Histologic examination of the clipped internal thoracic artery by transmission electron microscope in patients undergoing coronary artery bypass grafting


Object?ves: As we known that the internal thoracic artery (ITA) has an excellent patency rate in coronary artery bypass grafting (CABG). However, early graft failure due to occlusion and spasm is still the major problem after coronary artery bypass surgery. We examined histopathologic findings of the clipped internal thoracic artery (ITA) in patients undergoing CABG using transmission electron microscope (TEM). Methods: To investigate the histopathololojic ITA examination, 60 patients were randomly selected. The ITA was harvested in a standart fashion with the use of low voltage electrocotery and its distal end was cut prior to bifurcation and clipped. Just before the ITA anastomosis 1 mm lenght of ITA ring was cut and saved in 2.5% Glutaraldehide solution for fixation and examination of transmission electron microscope (TEM). One blinded anatomopatholog examined all specimens and described the endothelial integrity according to the score system proposed by Fischlein et al. Results: In ten cases (17.5%) different degree of histopathologic findings (endothelial cells, intercellular and intracellular organels and adventitia) were recorded The most important histopatholojic findings of ITA were as follows: endothelial vacuolisation, intimal thickening and/or intimal seperation, suben-dothelial edema, swallowing of cytoplasma and mito-condria. Conclusion: Our results showed that the endothelial pathology is high when the ITA clipped. Unfortunataly, because our study did not include the non-clipped ITA we have not concluded the comparison or statistical results. In our opinion, for absolute definition of the effects of the clipping the ITA it should be planned the comparative results between the clipped and non-clipped ITA histologic examinations.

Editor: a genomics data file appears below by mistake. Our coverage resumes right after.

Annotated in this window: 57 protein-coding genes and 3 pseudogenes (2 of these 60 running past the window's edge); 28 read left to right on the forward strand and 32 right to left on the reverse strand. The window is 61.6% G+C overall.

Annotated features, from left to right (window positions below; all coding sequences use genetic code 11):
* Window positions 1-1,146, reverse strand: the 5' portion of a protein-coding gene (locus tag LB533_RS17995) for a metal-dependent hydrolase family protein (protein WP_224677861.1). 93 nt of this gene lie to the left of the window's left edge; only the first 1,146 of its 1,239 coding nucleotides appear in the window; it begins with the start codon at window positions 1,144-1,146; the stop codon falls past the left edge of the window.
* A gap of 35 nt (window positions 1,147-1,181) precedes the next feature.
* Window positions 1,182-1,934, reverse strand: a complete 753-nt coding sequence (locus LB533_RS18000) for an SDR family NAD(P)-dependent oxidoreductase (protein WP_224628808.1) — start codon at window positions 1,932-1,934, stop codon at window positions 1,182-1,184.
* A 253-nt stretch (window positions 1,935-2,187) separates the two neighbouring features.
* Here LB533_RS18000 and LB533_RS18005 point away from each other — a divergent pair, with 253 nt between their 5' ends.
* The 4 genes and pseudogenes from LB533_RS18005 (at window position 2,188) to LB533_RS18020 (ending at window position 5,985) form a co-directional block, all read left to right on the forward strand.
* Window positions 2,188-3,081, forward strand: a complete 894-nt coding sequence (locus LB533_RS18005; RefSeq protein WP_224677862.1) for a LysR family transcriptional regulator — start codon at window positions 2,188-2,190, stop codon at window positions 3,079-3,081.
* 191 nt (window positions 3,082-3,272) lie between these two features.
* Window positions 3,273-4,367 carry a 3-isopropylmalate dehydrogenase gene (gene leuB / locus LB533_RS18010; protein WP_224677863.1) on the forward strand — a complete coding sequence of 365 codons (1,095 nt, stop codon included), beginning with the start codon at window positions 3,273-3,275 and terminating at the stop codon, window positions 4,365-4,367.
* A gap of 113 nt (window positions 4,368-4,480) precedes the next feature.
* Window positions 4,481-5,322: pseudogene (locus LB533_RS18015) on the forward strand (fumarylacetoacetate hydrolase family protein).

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Ozkara, C. (2012) Histologic examination of the clipped internal thoracic artery by transmission electron microscope in patients undergoing coronary artery bypass grafting. World Journal of Cardiovascular Diseases, 2, 208-212. doi: 10.4236/wjcd.2012.23035.

Conflicts of Interest

The authors declare no conflicts of interest.


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